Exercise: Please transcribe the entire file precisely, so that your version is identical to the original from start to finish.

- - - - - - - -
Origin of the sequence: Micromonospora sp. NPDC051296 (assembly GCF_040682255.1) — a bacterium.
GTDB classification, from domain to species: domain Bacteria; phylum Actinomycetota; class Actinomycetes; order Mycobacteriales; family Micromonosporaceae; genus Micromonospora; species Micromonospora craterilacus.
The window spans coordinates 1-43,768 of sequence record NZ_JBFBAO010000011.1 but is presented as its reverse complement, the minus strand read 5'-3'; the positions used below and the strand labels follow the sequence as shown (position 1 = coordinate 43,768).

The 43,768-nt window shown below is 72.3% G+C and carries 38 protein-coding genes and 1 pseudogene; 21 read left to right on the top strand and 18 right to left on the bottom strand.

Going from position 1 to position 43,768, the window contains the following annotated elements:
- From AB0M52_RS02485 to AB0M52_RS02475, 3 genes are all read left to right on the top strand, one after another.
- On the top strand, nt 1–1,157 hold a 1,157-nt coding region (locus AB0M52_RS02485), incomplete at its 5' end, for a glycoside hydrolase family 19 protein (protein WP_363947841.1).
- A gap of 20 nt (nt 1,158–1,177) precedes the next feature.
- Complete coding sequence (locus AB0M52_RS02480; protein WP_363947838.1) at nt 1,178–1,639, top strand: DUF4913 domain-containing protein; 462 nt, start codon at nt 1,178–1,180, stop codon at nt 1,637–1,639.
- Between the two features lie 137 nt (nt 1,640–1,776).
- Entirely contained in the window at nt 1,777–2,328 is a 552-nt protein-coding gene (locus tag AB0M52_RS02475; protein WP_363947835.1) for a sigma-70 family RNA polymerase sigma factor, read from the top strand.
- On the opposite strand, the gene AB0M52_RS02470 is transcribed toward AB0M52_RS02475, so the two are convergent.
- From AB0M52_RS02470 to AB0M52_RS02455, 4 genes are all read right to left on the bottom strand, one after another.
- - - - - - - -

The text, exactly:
Origin of the sequence: Micromonospora sp. NPDC051296 (assembly GCF_040682255.1) — a bacterium.
GTDB classification, from domain to species: domain Bacteria; phylum Actinomycetota; class Actinomycetes; order Mycobacteriales; family Micromonosporaceae; genus Micromonospora; species Micromonospora craterilacus.
The window spans coordinates 1-43,768 of sequence record NZ_JBFBAO010000011.1 but is presented as its reverse complement, the minus strand read 5'-3'; the positions used below and the strand labels follow the sequence as shown (position 1 = coordinate 43,768).

The 43,768-nt window shown below is 72.3% G+C and carries 38 protein-coding genes and 1 pseudogene; 21 read left to right on the top strand and 18 right to left on the bottom strand.

Going from position 1 to position 43,768, the window contains the following annotated elements:
- From AB0M52_RS02485 to AB0M52_RS02475, 3 genes are all read left to right on the top strand, one after another.
- On the top strand, nt 1–1,157 hold a 1,157-nt coding region (locus AB0M52_RS02485), incomplete at its 5' end, for a glycoside hydrolase family 19 protein (protein WP_363947841.1).
- A gap of 20 nt (nt 1,158–1,177) precedes the next feature.
- Complete coding sequence (locus AB0M52_RS02480; protein WP_363947838.1) at nt 1,178–1,639, top strand: DUF4913 domain-containing protein; 462 nt, start codon at nt 1,178–1,180, stop codon at nt 1,637–1,639.
- Between the two features lie 137 nt (nt 1,640–1,776).
- Entirely contained in the window at nt 1,777–2,328 is a 552-nt protein-coding gene (locus tag AB0M52_RS02475; protein WP_363947835.1) for a sigma-70 family RNA polymerase sigma factor, read from the top strand.
- On the opposite strand, the gene AB0M52_RS02470 is transcribed toward AB0M52_RS02475, so the two are convergent.
- From AB0M52_RS02470 to AB0M52_RS02455, 4 genes are all read right to left on the bottom strand, one after another.